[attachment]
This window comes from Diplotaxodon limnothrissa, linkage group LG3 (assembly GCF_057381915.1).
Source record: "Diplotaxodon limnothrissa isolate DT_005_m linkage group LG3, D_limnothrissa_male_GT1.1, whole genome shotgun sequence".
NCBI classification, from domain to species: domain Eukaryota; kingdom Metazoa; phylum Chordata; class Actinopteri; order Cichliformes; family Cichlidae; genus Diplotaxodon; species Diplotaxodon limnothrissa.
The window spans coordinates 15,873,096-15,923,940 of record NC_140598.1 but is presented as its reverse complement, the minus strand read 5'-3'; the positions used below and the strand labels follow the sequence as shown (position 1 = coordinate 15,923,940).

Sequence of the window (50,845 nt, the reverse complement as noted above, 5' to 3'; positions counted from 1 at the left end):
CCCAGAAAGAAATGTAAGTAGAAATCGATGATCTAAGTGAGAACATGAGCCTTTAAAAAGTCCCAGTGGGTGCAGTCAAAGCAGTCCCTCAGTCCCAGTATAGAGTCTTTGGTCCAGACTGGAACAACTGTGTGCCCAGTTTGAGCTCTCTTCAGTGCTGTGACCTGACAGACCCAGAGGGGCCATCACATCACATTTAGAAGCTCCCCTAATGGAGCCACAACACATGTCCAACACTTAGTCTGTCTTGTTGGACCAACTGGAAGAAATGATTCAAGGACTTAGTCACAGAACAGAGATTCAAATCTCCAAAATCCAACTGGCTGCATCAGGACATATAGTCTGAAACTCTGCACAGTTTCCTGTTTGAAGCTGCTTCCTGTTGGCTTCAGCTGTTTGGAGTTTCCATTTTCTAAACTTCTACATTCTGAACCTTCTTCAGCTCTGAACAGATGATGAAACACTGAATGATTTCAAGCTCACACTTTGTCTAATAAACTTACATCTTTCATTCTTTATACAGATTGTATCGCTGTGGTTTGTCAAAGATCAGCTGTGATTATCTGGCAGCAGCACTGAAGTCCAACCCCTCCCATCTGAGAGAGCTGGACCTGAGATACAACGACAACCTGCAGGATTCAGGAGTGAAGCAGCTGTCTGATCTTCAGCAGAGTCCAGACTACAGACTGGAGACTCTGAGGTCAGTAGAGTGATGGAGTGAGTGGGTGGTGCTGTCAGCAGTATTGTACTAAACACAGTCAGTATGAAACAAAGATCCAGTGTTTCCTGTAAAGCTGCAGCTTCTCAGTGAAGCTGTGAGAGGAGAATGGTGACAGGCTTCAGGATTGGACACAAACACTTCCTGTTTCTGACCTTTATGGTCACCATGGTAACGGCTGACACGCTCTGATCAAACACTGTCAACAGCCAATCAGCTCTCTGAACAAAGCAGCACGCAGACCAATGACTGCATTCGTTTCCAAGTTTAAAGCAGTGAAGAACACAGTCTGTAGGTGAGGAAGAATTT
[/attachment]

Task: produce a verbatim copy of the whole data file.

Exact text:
This window comes from Diplotaxodon limnothrissa, linkage group LG3 (assembly GCF_057381915.1).
Source record: "Diplotaxodon limnothrissa isolate DT_005_m linkage group LG3, D_limnothrissa_male_GT1.1, whole genome shotgun sequence".
NCBI classification, from domain to species: domain Eukaryota; kingdom Metazoa; phylum Chordata; class Actinopteri; order Cichliformes; family Cichlidae; genus Diplotaxodon; species Diplotaxodon limnothrissa.
The window spans coordinates 15,873,096-15,923,940 of record NC_140598.1 but is presented as its reverse complement, the minus strand read 5'-3'; the positions used below and the strand labels follow the sequence as shown (position 1 = coordinate 15,923,940).

Sequence of the window (50,845 nt, the reverse complement as noted above, 5' to 3'; positions counted from 1 at the left end):
CCCAGAAAGAAATGTAAGTAGAAATCGATGATCTAAGTGAGAACATGAGCCTTTAAAAAGTCCCAGTGGGTGCAGTCAAAGCAGTCCCTCAGTCCCAGTATAGAGTCTTTGGTCCAGACTGGAACAACTGTGTGCCCAGTTTGAGCTCTCTTCAGTGCTGTGACCTGACAGACCCAGAGGGGCCATCACATCACATTTAGAAGCTCCCCTAATGGAGCCACAACACATGTCCAACACTTAGTCTGTCTTGTTGGACCAACTGGAAGAAATGATTCAAGGACTTAGTCACAGAACAGAGATTCAAATCTCCAAAATCCAACTGGCTGCATCAGGACATATAGTCTGAAACTCTGCACAGTTTCCTGTTTGAAGCTGCTTCCTGTTGGCTTCAGCTGTTTGGAGTTTCCATTTTCTAAACTTCTACATTCTGAACCTTCTTCAGCTCTGAACAGATGATGAAACACTGAATGATTTCAAGCTCACACTTTGTCTAATAAACTTACATCTTTCATTCTTTATACAGATTGTATCGCTGTGGTTTGTCAAAGATCAGCTGTGATTATCTGGCAGCAGCACTGAAGTCCAACCCCTCCCATCTGAGAGAGCTGGACCTGAGATACAACGACAACCTGCAGGATTCAGGAGTGAAGCAGCTGTCTGATCTTCAGCAGAGTCCAGACTACAGACTGGAGACTCTGAGGTCAGTAGAGTGATGGAGTGAGTGGGTGGTGCTGTCAGCAGTATTGTACTAAACACAGTCAGTATGAAACAAAGATCCAGTGTTTCCTGTAAAGCTGCAGCTTCTCAGTGAAGCTGTGAGAGGAGAATGGTGACAGGCTTCAGGATTGGACACAAACACTTCCTGTTTCTGACCTTTATGGTCACCATGGTAACGGCTGACACGCTCTGATCAAACACTGTCAACAGCCAATCAGCTCTCTGAACAAAGCAGCACGCAGACCAATGACTGCATTCGTTTCCAAGTTTAAAGCAGTGAAGAACACAGTCTGTAGGTGAGGAAGAATTT